4 July 2015
Blood vessel that transports blood from the heart to the organs.
A collection of pus in any part of the body.
helium nucleus given off by certain radioactive substances
Medication to reduce pain; painkillers.
A drug that causes loss of sensation with or without the loss of consciousness.
The lower opening of the large bowel
A technique that shows up blood vessels on an X- ray. It is done by injecting X-ray dye (contrast) into the blood vessel. An angiogram is a picture of one or more blood vessels, which are filled with X-ray dye. Angiography usually refers to arteries; venography is the study of veins using X-ray dye.
Medication used to treat or control the growth of cancer cells
An X-ray of an artery after the injection of dye.
Withdrawal of a fluid from the body by suction, usually though a needle using a syringe.
The visualisation of a joint by X-ray after the injection of dye into the joint.
The amount of radiation we receive from natural radiation sources in the earth, air and diet.
The examination of the oesophagus, stomach and the beginning of the small intestine.
The radiological examination used to demonstrate the large intestine.
This is a white liquid which outlines various parts of the digestive tract on an X-ray. It can be swallowed to study the oesophagus, stomach and small intestine. It can be used as an enema to study the large intestine. It is inert and is not absorbed by the body.
An electron emitted by the nucleus of a radioactive substance.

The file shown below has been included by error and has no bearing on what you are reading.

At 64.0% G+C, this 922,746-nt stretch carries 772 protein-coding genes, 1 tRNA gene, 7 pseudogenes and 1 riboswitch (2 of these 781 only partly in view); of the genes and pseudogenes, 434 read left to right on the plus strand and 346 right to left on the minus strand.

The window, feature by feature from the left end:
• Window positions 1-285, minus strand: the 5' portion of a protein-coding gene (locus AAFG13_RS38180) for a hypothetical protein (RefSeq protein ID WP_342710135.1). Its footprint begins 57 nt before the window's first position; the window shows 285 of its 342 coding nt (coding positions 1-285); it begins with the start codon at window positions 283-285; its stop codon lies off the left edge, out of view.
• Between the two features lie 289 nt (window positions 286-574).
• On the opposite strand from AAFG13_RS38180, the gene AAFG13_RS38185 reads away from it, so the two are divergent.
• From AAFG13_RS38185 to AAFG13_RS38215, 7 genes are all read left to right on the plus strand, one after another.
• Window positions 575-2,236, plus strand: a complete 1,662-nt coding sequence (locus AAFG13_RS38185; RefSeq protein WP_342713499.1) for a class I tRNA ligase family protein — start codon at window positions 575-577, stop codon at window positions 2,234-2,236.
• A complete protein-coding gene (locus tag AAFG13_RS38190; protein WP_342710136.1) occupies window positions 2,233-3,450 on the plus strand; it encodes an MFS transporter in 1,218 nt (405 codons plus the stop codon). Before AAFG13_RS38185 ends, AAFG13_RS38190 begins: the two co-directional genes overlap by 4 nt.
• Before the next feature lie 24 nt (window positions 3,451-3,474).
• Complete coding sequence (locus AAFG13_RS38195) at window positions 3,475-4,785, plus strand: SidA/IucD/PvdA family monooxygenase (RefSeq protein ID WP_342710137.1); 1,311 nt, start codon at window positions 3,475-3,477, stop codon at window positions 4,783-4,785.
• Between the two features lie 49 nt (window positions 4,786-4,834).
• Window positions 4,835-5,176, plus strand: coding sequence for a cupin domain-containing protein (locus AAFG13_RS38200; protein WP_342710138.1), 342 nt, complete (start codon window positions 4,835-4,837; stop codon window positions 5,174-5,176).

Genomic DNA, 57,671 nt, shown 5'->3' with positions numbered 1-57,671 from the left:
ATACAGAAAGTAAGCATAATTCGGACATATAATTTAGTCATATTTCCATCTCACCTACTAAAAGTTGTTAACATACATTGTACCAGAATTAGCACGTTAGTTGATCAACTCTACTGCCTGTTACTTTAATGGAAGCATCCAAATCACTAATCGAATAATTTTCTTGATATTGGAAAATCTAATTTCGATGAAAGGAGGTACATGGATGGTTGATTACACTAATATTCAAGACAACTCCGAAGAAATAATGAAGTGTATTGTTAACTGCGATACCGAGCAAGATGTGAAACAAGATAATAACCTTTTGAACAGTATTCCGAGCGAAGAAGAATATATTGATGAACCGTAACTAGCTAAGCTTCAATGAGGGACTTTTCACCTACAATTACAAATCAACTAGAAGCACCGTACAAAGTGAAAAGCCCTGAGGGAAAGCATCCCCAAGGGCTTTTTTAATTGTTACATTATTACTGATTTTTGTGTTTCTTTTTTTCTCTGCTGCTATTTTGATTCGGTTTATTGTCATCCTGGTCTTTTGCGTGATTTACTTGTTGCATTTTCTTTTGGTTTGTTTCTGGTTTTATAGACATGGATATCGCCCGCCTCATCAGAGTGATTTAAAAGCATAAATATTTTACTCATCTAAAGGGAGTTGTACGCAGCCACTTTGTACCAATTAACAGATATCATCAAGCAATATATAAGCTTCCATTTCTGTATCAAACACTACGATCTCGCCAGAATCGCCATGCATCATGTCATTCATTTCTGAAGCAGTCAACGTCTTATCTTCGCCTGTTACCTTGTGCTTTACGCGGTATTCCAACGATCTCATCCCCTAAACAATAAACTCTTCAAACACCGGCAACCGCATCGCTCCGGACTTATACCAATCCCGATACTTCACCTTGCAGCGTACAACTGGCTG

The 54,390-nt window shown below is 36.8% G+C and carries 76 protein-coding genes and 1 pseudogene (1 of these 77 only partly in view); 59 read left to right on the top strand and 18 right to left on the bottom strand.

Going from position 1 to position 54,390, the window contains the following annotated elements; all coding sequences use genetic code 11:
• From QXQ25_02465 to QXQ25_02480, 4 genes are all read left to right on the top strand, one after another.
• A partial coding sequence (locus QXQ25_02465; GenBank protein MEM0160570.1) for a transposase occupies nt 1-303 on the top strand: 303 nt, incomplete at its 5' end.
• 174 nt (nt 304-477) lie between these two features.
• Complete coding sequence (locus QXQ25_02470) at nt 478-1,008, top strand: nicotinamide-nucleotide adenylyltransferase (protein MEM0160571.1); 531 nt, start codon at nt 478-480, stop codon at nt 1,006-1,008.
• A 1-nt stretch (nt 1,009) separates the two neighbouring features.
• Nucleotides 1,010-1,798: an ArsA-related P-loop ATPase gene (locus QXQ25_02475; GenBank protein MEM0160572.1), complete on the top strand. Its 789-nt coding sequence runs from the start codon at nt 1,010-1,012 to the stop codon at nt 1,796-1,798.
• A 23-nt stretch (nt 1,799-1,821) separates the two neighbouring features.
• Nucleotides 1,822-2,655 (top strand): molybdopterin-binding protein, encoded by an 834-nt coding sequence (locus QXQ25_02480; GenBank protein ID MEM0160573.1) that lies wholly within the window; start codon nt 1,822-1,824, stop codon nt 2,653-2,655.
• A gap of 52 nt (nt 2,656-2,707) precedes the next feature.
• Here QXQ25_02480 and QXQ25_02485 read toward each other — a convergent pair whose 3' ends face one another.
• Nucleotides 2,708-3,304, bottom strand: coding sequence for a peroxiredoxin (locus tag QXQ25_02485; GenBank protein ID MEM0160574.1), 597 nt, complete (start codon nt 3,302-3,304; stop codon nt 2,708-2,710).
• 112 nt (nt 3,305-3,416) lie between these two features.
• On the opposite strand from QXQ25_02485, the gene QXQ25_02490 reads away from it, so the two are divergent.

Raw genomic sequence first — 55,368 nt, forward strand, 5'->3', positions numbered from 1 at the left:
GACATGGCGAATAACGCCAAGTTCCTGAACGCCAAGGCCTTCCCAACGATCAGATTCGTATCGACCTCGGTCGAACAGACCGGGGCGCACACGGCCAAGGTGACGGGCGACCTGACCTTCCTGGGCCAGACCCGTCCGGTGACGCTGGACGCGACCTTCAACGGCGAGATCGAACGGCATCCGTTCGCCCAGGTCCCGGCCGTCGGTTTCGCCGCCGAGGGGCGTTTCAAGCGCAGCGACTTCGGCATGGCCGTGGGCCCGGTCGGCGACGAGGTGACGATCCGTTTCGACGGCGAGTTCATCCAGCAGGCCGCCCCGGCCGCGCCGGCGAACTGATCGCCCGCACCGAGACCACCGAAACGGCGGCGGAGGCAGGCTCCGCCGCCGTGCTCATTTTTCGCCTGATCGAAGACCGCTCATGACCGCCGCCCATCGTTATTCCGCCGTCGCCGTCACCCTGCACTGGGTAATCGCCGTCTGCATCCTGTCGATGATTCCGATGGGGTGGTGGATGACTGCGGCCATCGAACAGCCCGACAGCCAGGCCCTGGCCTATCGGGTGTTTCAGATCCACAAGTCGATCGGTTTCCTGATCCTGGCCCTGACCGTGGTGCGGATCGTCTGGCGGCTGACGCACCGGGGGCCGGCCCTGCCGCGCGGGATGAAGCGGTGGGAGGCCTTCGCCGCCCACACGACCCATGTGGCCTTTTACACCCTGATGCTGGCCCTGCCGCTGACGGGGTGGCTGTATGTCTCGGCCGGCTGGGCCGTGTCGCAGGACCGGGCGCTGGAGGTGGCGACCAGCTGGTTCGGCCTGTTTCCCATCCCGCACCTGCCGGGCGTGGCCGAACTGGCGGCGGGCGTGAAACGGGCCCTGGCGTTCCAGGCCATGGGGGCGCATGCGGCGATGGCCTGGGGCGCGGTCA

Device to accelerate an electron beam to reduce high energy X-rays or electron beams for cancer treatment
The amount of bone present within a particular region.
The removal and examination of a piece of tissue taken from a living body for diagnostic purposes.
Radiation therapy at short distances with the use of inserted radioactive sources
Plastic surgery to increase the size of the breasts.
Passing a fine tube through the artery or vein or into the opening of the ducts.
The medical specialist who treats diseases of the heart.
A fine plastic tube, which is used for angiography, opacification of ducts or to drain collections.
Examination to demonstrate blood vessels of the brain
See anti-cancer drugs
Method of treating cancer by injecting cancer drugs through the blood vessels
Devices to treat cancer using gamma rays from artificial radioactive materials
The large intestine (large bowel).
(computerised tomography) Also known as CAT scans (for Computer Assisted Tomography). This technique uses X-rays to generate computerised images (pictures) of all parts of the body.
Intravenous medication used to help relax the patient during a procedure, without putting the patient to sleep. Usually associated with angiography procedures.
contrast or contrast medium or “dye”
A substance used during an X-ray examination (or some MRI exams) to provide better visualisation or pictures of different tissues and organs. Can be given orally, rectally or intravenously (by injection)
A procedure which is used to get samples of tissue from the breast to look for cancerous cells.